Vanished Into Thin Air
When something is thin enough to fit into an envelope, light enough to sit on your lap for a couple of hours without discomfort and so compact that it doesn't even bulge in an airline seat-back pocket, wouldn't it make sense that one could lose track of such a thing? Even if it is a computer?
Yes. Believe me. Because I can't find my MacBook Air.
Can you really blame a guy for losing something that's called Air? True, Apple's new super-slim laptop isn't transparent, and while its dimensions are anorexic (a profile of 0.76 inches to 0.16 inches), we're not talking about a dust mote. It weighs three pounds: impressive for a computer, but nowhere near nonexistence. But my MacBook Air (more accurately, the review unit that Apple lent me) might as well not exist. Just another expensive miniature marvel of technology vanished into thin, um, air.
Let's walk back the cat (as the spies say) to try to solve this puzzle. Wednesday morning. I thought I would take the Air to work with me. I was fairly confident of its location -- an area of my apartment that includes a couch, coffee table and end table. This was also where I leave the computer's power supply, plugged into the extension cord by the sofa. The power cord was indeed in place. But a quick scan did not reveal the presence of the laptop.
So I began a more thorough search. Looking for a MacBook Air, even in a New York City apartment, can be grueling. Unlike the often-misplaced cell phone, you can't call to locate it by ring. You have to examine the bookshelves. You have to look under furniture. You have to scan through manila folders -- because the Air is barely thicker than the papers inserted in those folders. Basically, you have to tear the whole place apart. Which I did. All I came up with was $6.80 in change and some credit card bills for which I have been already dunned late fees. But no MacBook Air.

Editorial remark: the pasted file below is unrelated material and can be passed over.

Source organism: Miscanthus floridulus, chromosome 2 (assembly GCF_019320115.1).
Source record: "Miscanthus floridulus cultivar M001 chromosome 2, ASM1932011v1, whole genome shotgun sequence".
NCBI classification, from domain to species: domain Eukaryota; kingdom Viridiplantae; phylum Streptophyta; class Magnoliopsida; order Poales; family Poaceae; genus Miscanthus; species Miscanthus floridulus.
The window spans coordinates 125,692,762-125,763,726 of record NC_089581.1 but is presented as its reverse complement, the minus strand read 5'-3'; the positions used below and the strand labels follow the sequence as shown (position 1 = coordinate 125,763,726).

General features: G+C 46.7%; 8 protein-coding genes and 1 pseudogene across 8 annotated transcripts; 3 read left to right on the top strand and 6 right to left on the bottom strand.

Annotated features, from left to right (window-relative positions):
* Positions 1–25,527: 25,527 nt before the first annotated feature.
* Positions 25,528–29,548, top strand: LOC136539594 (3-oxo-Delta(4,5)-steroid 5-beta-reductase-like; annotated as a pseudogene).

My next step was figuring out whether the laptop could have been lost, or stolen, at another location. I'd last seen it the previous Friday afternoon. I had shown the Air to another guest on the "Charlie Rose" show. I went to the studio, did the segment, grabbed my backpack and left. (Rose, who was in the studio the whole time, is not a suspect.)
I'm pretty sure, but not 100 percent, that I didn't take the computer out of the house again after getting home that evening. Similar vagueness, I suspect, will lead to a lot of desperate Air searches over the next few years. The MacBook Air will not be the primary computer for many of its owners; lots of people need more storage than the maximum 80 gigabytes it provides. For those users, it will be a unit designated mainly for travel.
If my Air was stolen, I don't expect to see it again. The people at Apple (one of them couldn't stop laughing) do say that if the thief tries to repair it, Apple would identify the unit by its serial number. (By the way, Newsweek is going to pony up the $1,800 for the loss.) Fortunately, because I never bothered to wirelessly move all my data to the laptop, my personal exposure is limited. As a precaution, I did change my Gmail password and de-authorized my iTunes account. Thus the thief, if there was a thief, cannot watch the two copy-protected episodes of "The Closer" I had downloaded.
So what happened? I have a theory that I first viewed as remote, but now believe explains the fate of my Air. The coffee table where the Air sat becomes the final resting place for the bulky New York Times and other old papers and magazines. My wife, whose clutter tolerance is well below my own, sometimes will swoop in and hastily gather the pulp in a huge stack, going down the hall and dumping the pile into a plastic recycling bin. Sometimes the mess gets so nasty that I even perform this task myself. Could it be that somewhere in the stack was a Macintosh computer? I believe so. (For the record, my wife does not subscribe to this theory.)
It's still possible the gizmo may have been stolen or jammed into an obscure crevice in my apartment. For now, though, my review unit lays claim to being the first MacBook Air to be discarded by mistake. But, I will wager, not the last.
Steven Levy, a senior editor at Newsweek, can be reached firstname.lastname@example.org.